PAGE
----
When THQ went bankrupt in 2013 people wondered just what would happen to many of their properties. One such IP was Homeworld, which THQ acquired from Sierra Entertainment in 2007. In a flurry of bidding for all THQ’s properties, Gearbox stepped in to grab the Homeworld franchise, and now we have the first installment from its new overlords.
In a departure for the series Deserts of Kharak takes place on land rather than in space, with you guiding round the Carrier Kapisi (your base of operations). You’ll need to gather resources build units for your fleet and drive out the Gaalsien forces occupying the planet of Kharak.
I admit, I’m not good at RTS games, I played Command and Conquer for quite a bit in the 90s, but never actually finished it. But after the initial tutorial and a couple of missions I was whizzing about the map directing my units to take out advancing forces while making sure my salvage teams are adequately protected from attacks on my blind side.
Keeping tabs on everything is made all the more easier with the tactical view. Pressing the space bar zooms out to provide a blue overlay of the land and your forces, not to mention enemy units your fleet has spotted. From this view you can still highlight units and command them to deploy and attack before zooming back in to watch them carry out your orders. It all happens so fluidly and gives you a superb tactical advantage.
Another nice touch is that the game allows you to go from mission to mission with everything you accrued on the last one. So, if you have a full fleet with a tonne of resources for upgrades, then you can start off by improving your fleet right away. This is a double edged sword though, because it can lead to complacency with your upgrades, meaning you’ll spend resources willy-nilly and then be left with nothing to create fleet units. Not only that, but if you enter a mission with no resources and no scavengers to gather them then you’ll struggle to create new units. There are ways around this, but it can make things really tough at the start of a mission.
Another annoyance is separating your fleet as you get more units. As they move from place to place they tend to clump up, and sometimes stack on top of one another making it difficult to separate them from each other quickly. It proves quite frustrating when things start going down and you have to deal with multiple threats from all angles, a calm head won’t be much help here.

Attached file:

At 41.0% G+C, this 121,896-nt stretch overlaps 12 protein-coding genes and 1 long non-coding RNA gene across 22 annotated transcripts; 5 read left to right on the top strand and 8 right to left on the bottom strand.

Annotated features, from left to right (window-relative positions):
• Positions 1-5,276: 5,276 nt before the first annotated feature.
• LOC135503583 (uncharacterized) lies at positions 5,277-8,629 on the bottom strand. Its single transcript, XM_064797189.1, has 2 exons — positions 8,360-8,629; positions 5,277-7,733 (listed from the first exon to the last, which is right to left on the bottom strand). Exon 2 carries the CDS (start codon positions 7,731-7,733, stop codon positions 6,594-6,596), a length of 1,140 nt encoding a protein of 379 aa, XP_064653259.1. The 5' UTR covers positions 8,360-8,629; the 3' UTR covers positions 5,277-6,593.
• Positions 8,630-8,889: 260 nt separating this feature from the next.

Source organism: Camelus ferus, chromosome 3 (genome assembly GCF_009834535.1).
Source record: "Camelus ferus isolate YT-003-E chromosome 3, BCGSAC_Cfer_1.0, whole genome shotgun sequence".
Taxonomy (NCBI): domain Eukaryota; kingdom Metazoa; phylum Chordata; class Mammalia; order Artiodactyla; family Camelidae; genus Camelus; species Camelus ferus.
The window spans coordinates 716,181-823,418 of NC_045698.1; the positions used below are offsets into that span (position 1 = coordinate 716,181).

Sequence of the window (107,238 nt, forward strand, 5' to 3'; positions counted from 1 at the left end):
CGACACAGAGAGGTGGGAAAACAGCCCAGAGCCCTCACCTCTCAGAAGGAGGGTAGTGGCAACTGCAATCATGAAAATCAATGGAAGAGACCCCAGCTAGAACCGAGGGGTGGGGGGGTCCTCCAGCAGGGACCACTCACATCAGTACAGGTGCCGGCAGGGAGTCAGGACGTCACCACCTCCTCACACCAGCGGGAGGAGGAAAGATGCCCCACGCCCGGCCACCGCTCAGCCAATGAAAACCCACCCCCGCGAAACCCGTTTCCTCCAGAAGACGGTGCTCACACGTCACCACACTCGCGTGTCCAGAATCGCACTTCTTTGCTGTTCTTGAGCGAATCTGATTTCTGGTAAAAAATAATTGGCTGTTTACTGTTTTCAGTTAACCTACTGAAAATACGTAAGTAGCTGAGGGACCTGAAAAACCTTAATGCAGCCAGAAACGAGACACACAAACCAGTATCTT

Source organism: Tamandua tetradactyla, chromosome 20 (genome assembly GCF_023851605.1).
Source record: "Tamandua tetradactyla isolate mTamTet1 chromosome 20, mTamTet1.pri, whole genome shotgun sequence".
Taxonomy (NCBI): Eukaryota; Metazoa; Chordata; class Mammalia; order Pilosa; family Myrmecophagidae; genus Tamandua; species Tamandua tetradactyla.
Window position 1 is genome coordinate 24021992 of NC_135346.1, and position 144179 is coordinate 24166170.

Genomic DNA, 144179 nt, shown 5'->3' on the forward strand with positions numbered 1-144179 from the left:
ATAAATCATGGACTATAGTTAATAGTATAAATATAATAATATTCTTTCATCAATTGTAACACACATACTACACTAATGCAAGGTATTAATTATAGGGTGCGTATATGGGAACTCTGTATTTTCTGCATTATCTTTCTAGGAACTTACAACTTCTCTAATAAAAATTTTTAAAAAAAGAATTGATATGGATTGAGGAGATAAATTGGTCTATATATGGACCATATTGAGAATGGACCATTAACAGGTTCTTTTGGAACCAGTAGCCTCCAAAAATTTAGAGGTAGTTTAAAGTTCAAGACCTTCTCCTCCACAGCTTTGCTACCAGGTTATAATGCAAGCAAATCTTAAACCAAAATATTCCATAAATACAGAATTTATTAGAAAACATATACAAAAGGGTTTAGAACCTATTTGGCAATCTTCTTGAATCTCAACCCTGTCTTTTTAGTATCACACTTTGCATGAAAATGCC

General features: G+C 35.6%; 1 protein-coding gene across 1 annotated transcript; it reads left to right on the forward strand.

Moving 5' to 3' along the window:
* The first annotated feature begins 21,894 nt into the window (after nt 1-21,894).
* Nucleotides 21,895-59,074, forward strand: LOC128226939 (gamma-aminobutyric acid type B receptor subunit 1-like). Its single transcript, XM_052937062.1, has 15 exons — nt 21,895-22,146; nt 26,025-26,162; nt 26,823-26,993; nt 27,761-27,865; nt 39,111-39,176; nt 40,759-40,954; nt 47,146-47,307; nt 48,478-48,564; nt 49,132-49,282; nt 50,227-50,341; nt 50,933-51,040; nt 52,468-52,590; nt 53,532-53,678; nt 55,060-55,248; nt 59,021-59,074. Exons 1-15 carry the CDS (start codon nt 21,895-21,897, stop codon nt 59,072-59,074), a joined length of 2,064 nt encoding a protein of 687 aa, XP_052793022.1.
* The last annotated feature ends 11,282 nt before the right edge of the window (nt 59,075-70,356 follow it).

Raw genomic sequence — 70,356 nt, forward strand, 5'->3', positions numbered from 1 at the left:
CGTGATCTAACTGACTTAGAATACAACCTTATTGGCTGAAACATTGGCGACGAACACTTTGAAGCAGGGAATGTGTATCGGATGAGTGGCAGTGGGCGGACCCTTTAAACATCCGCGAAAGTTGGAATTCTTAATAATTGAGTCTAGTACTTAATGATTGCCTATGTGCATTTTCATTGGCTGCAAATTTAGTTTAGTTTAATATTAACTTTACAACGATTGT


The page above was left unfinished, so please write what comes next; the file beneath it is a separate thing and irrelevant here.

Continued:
Then there’s the fact that other than the nature of the missions the game is frightfully dull. Menus are functional but boring, voice actors deliver lines very straight and matter-of-factly and I often found myself tuning them out and waiting for the missions objectives to appear to know what I need to do. Then there’s the maps themselves: with the name Deserts of Kharak it should be no surprise that you’ll spend a lot of time staring at vast expanses of sand. There’ll be the odd ruined ship, or operating base, but you will be spending most of your time staring at a giant beach full of Micro Machines, it’s just so uninspiring to look at.
This in turn makes the long loading times seem rather odd (and this is on an SSD Hybrid drive). Starting a game can leave you staring at a loading screen for the time it takes to make a brew. While it’s nice to have a cuppa you won’t want one between every mission, otherwise you’ll be to and from the loo on a regular basis. Not only that, but you could wind up missing a cut-scene if you’re not careful, as they’re interspersed between missions. No big deal, as they’re not the most interesting things, but they do have a lovely painterly look to them.
Despite being easy to get into and a great mission structure, Deserts of Kharak is a fiddly experience with a rather bland aesthetic. It’s great that fans of the series will see new titles being made, but it’ll hardly win over newcomers.
Easy to get into.
Lovely looking cut-scenes.
Separating large sets of units is fiddly.
Generally bland presentation.
Load times are overly long.